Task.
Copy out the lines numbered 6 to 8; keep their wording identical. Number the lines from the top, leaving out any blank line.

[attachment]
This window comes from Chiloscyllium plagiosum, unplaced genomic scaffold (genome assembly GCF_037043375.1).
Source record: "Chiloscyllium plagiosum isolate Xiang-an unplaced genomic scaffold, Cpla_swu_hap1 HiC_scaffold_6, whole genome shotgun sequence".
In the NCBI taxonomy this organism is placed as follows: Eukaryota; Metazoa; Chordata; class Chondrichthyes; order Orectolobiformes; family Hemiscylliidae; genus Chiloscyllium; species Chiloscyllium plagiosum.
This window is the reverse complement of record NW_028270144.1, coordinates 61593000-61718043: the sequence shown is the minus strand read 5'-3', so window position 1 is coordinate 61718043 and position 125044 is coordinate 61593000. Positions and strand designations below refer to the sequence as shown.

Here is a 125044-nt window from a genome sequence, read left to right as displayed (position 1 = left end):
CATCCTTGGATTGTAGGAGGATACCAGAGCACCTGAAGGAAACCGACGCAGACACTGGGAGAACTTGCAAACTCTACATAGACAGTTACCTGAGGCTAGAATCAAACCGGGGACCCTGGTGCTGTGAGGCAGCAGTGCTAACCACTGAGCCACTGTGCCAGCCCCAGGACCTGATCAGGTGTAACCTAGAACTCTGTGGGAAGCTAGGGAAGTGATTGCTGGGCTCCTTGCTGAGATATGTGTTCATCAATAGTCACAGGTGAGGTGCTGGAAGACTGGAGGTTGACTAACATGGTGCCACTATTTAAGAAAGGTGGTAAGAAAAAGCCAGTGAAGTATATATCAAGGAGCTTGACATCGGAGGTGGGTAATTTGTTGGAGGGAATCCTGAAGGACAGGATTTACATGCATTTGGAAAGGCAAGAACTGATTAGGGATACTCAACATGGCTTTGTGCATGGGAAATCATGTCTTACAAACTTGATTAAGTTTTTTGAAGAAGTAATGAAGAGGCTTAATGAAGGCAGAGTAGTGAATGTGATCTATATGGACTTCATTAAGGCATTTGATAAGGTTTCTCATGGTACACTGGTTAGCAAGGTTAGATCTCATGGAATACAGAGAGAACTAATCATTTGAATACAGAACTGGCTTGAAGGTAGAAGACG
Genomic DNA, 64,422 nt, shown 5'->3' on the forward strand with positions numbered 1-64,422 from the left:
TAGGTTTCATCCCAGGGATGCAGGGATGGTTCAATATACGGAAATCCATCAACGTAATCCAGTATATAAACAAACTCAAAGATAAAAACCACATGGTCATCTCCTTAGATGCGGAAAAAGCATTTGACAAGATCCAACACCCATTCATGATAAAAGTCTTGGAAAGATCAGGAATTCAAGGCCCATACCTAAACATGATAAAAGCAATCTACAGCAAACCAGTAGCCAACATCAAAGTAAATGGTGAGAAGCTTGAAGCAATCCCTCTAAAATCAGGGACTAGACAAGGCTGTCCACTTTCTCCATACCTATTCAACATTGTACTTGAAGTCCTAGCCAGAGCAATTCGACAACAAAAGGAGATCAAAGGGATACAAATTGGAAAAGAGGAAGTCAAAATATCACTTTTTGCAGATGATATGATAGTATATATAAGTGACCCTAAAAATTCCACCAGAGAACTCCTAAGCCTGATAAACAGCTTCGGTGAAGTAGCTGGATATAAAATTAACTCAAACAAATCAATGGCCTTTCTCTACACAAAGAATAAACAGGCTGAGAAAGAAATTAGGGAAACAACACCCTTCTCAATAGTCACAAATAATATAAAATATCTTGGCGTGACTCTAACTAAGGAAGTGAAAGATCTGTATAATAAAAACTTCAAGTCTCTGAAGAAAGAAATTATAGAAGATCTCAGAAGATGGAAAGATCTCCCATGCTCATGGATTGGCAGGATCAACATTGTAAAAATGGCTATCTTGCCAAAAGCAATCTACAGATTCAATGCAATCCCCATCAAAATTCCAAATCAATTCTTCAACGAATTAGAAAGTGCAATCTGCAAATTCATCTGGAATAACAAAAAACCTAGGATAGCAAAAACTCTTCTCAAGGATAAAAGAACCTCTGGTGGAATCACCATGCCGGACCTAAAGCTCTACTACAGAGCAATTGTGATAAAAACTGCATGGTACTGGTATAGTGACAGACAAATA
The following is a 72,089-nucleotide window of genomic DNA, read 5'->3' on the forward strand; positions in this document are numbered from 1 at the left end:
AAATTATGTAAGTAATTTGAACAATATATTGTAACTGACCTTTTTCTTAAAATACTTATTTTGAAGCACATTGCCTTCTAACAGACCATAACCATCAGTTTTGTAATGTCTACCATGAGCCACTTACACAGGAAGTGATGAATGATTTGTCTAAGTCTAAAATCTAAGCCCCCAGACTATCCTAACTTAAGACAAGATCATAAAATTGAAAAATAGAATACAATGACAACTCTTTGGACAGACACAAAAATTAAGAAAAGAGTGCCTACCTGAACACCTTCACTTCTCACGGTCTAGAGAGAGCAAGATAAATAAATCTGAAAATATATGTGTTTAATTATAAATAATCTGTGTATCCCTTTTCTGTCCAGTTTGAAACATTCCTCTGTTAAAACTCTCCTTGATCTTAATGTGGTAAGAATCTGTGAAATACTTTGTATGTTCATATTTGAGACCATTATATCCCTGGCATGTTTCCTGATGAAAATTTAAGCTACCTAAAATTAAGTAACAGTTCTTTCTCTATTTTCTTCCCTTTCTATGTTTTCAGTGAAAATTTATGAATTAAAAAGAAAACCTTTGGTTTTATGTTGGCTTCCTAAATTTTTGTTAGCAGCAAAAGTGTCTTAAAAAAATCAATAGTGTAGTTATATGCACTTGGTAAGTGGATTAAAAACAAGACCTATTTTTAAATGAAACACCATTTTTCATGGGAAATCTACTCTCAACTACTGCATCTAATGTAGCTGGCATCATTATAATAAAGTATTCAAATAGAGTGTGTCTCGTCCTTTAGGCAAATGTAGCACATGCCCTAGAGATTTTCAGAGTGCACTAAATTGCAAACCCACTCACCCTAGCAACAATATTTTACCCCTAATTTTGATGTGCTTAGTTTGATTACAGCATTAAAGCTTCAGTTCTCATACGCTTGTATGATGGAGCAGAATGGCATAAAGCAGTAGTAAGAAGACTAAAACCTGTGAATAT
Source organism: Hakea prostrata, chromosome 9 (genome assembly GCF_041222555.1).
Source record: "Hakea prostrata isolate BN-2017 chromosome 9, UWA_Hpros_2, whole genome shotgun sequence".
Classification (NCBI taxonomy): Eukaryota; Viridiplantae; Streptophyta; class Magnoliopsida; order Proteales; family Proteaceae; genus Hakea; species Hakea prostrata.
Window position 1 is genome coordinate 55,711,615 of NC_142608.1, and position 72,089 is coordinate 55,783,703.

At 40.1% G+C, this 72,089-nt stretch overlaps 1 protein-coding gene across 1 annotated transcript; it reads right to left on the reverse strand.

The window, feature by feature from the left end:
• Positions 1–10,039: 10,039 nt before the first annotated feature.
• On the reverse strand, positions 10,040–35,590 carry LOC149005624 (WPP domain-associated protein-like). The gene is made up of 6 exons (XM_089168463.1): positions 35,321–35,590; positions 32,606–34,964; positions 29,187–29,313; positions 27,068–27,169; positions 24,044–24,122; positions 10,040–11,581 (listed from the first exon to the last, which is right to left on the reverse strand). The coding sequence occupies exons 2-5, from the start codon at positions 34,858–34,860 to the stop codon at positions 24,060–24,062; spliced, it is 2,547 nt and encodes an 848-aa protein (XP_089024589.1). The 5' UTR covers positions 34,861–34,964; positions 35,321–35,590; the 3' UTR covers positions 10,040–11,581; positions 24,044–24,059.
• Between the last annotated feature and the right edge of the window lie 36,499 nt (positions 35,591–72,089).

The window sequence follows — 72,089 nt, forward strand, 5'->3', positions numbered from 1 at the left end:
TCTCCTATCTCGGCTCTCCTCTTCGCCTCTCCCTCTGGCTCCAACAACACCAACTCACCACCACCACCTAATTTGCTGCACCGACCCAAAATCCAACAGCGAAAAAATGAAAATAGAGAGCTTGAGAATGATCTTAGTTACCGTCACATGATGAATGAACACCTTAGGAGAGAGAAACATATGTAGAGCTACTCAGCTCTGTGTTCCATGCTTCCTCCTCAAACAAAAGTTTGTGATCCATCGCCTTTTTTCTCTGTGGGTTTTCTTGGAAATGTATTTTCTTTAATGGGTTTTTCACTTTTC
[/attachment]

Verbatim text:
CATCCTTGGATTGTAGGAGGATACCAGAGCACCTGAAGGAAACCGACGCAGACACTGGGAGAACTTGCAAACTCTACATAGACAGTTACCTGAGGCTAGAATCAAACCGGGGACCCTGGTGCTGTGAGGCAGCAGTGCTAACCACTGAGCCACTGTGCCAGCCCCAGGACCTGATCAGGTGTAACCTAGAACTCTGTGGGAAGCTAGGGAAGTGATTGCTGGGCTCCTTGCTGAGATATGTGTTCATCAATAGTCACAGGTGAGGTGCTGGAAGACTGGAGGTTGACTAACATGGTGCCACTATTTAAGAAAGGTGGTAAGAAAAAGCCAGTGAAGTATATATCAAGGAGCTTGACATCGGAGGTGGGTAATTTGTTGGAGGGAATCCTGAAGGACAGGATTTACATGCATTTGGAAAGGCAAGAACTGATTAGGGATACTCAACATGGCTTTGTGCATGGGAAATCATGTCTTACAAACTTGATTAAGTTTTTTGAAGAAGTAATGAAGAGGCTTAATGAAGGCAGAGTAGTGAATGTGATCTATATGGACTTCATTAAGGCATTTGATAAGGTTTCTCATGGTACACTGGTTAGCAAGGTTAGATCTCATGGAATACAGAGAGAACTAATCATTTGAATACAGAACTGGCTTGAAGGTAGAAGACG
Genomic DNA, 64,422 nt, shown 5'->3' on the forward strand with positions numbered 1-64,422 from the left:
TAGGTTTCATCCCAGGGATGCAGGGATGGTTCAATATACGGAAATCCATCAACGTAATCCAGTATATAAACAAACTCAAAGATAAAAACCACATGGTCATCTCCTTAGATGCGGAAAAAGCATTTGACAAGATCCAACACCCATTCATGATAAAAGTCTTGGAAAGATCAGGAATTCAAGGCCCATACCTAAACATGATAAAAGCAATCTACAGCAAACCAGTAGCCAACATCAAAGTAAATGGTGAGAAGCTTGAAGCAATCCCTCTAAAATCAGGGACTAGACAAGGCTGTCCACTTTCTCCATACCTATTCAACATTGTACTTGAAGTCCTAGCCAGAGCAATTCGACAACAAAAGGAGATCAAAGGGATACAAATTGGAAAAGAGGAAGTCAAAATATCACTTTTTGCAGATGATATGATAGTATATATAAGTGACCCTAAAAATTCCACCAGAGAACTCCTAAGCCTGATAAACAGCTTCGGTGAAGTAGCTGGATATAAAATTAACTCAAACAAATCAATGGCCTTTCTCTACACAAAGAATAAACAGGCTGAGAAAGAAATTAGGGAAACAACACCCTTCTCAATAGTCACAAATAATATAAAATATCTTGGCGTGACTCTAACTAAGGAAGTGAAAGATCTGTATAATAAAAACTTCAAGTCTCTGAAGAAAGAAATTATAGAAGATCTCAGAAGATGGAAAGATCTCCCATGCTCATGGATTGGCAGGATCAACATTGTAAAAATGGCTATCTTGCCAAAAGCAATCTACAGATTCAATGCAATCCCCATCAAAATTCCAAATCAATTCTTCAACGAATTAGAAAGTGCAATCTGCAAATTCATCTGGAATAACAAAAAACCTAGGATAGCAAAAACTCTTCTCAAGGATAAAAGAACCTCTGGTGGAATCACCATGCCGGACCTAAAGCTCTACTACAGAGCAATTGTGATAAAAACTGCATGGTACTGGTATAGTGACAGACAAATA